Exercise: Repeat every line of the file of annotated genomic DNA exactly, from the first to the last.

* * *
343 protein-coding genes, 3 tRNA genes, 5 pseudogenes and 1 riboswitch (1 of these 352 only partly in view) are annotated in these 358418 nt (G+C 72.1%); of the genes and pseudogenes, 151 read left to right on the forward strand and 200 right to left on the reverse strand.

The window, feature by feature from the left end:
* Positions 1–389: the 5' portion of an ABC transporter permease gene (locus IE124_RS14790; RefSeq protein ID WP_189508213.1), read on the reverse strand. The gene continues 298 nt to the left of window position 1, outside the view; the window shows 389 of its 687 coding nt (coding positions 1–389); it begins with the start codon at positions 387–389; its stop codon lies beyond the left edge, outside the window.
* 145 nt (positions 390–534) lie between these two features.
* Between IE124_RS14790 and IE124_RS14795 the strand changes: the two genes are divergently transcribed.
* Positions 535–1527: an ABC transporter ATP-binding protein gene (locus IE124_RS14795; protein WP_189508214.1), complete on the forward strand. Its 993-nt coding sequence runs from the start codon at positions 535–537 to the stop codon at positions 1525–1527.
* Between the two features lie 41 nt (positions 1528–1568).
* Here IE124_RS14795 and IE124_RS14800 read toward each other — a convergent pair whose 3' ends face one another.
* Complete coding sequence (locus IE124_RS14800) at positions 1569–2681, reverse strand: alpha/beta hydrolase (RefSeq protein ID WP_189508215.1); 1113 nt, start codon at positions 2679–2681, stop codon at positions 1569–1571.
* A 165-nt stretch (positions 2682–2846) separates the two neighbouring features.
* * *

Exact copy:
343 protein-coding genes, 3 tRNA genes, 5 pseudogenes and 1 riboswitch (1 of these 352 only partly in view) are annotated in these 358418 nt (G+C 72.1%); of the genes and pseudogenes, 151 read left to right on the forward strand and 200 right to left on the reverse strand.

The window, feature by feature from the left end:
* Positions 1–389: the 5' portion of an ABC transporter permease gene (locus IE124_RS14790; RefSeq protein ID WP_189508213.1), read on the reverse strand. The gene continues 298 nt to the left of window position 1, outside the view; the window shows 389 of its 687 coding nt (coding positions 1–389); it begins with the start codon at positions 387–389; its stop codon lies beyond the left edge, outside the window.
* 145 nt (positions 390–534) lie between these two features.
* Between IE124_RS14790 and IE124_RS14795 the strand changes: the two genes are divergently transcribed.
* Positions 535–1527: an ABC transporter ATP-binding protein gene (locus IE124_RS14795; protein WP_189508214.1), complete on the forward strand. Its 993-nt coding sequence runs from the start codon at positions 535–537 to the stop codon at positions 1525–1527.
* Between the two features lie 41 nt (positions 1528–1568).
* Here IE124_RS14795 and IE124_RS14800 read toward each other — a convergent pair whose 3' ends face one another.
* Complete coding sequence (locus IE124_RS14800) at positions 1569–2681, reverse strand: alpha/beta hydrolase (RefSeq protein ID WP_189508215.1); 1113 nt, start codon at positions 2679–2681, stop codon at positions 1569–1571.
* A 165-nt stretch (positions 2682–2846) separates the two neighbouring features.